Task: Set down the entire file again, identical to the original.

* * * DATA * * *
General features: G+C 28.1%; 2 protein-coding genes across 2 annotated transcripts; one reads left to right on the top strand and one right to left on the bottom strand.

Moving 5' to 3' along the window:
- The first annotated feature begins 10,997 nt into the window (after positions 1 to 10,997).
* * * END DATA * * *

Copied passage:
General features: G+C 28.1%; 2 protein-coding genes across 2 annotated transcripts; one reads left to right on the top strand and one right to left on the bottom strand.

Moving 5' to 3' along the window:
- The first annotated feature begins 10,997 nt into the window (after positions 1 to 10,997).